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K. T. Galster, K. Garman, D. Choi, S. R. Planck, J. T. Rosenbaum; Inhibition of Neutrophil Migration in the Murine Eye Revealed by Intravital Microscopy. Invest. Ophthalmol. Vis. Sci. 2007;48(13):2648.
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Injection of endotoxin (LPS) into a murine eye induces a local neutrophil infiltration. In this study we sought to determine if intravital time-lapse fluorescence videomicroscopy would reveal alterations in the extravascular movement of these neutrophils resulting from treatment with two antagonists: cytochalasin D which should inhibit actin-based movement and pertussis toxin which should interfere with chemokine signaling via G-protein coupled receptors.
Female, 5-6 week old BALB/c mice were injected intravitreally with LPS (E. coli 055:B5). Rhodamine (0.27 mg) was injected i.p. 10 min prior to each video recording. Initial videos were recorded for 1 hr starting 4 hrs post LPS treatment. For the cytochalasin D experiments, mice received 4 µg LPS at 0 time and 101 ng cytochalasin D at 5.5 hrs (2 µl intravitreally, n=3). Video recordings were initiated immediately after treatment, and cell migration was tracked for 1 to 2 hours. For the pertussis toxin experiments, mice received 250 ng LPS at 0 time and 160 ng Bordetella pertussis toxin at 5.5 hrs. (200 µl i.v., n=2); cell tracking started 1 hr later. After image stabilization to compensate for tissue movement, at least 8 cells were randomly chosen by masked observers in each video and their XY coordinates determined for each video frame. A mixed effects statistical model was used to test the differences in speeds between two groups of each data set while mice were treated as a random factor.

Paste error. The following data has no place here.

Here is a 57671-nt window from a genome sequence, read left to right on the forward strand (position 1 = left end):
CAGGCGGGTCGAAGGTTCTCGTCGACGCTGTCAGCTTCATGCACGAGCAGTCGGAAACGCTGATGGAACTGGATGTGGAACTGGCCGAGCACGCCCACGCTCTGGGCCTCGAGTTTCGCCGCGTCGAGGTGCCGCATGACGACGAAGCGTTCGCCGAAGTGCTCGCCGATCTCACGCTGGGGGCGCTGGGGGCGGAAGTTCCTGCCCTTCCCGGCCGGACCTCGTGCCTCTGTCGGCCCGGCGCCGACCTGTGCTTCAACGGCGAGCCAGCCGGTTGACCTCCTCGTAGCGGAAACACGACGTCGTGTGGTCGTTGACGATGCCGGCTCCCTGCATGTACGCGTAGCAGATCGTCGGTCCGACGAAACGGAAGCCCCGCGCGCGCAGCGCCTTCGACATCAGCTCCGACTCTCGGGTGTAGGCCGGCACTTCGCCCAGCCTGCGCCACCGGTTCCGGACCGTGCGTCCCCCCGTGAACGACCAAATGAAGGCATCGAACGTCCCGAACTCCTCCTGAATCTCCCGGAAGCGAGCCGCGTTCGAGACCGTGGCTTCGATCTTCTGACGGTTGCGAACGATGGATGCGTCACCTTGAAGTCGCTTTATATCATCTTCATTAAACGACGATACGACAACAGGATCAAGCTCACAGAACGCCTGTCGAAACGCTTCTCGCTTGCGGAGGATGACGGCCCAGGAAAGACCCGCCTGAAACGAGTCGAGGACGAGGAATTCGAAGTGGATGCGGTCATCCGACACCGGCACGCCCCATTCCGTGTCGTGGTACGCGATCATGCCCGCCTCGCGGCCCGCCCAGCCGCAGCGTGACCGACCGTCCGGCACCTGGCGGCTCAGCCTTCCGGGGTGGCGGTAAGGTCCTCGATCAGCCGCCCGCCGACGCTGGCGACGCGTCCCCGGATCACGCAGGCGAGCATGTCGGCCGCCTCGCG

Locally injected cytochalasin D, markedly reduced cell migration (p=0.003, control 9.5±1.8 µm/min, cytochalasin D 4.5±0.6 µm/min) but did not kill cells as evidenced by continued movement. Surprisingly pertussis toxin had no substantial effect on migration although the variance of velocity may be increased.
Intravital time-lapse videomicroscopy is feasible for recording the movement of neutrophils in extravascular iris tissue and analysis of these recording is capable of revealing differences in migratory behavior due to the action of pharmacologic agents. The minimal effect of pertussis toxin requires further study to determine if it failed to block G-protein coupled chemokine receptor signaling or if alternative pathways were active.
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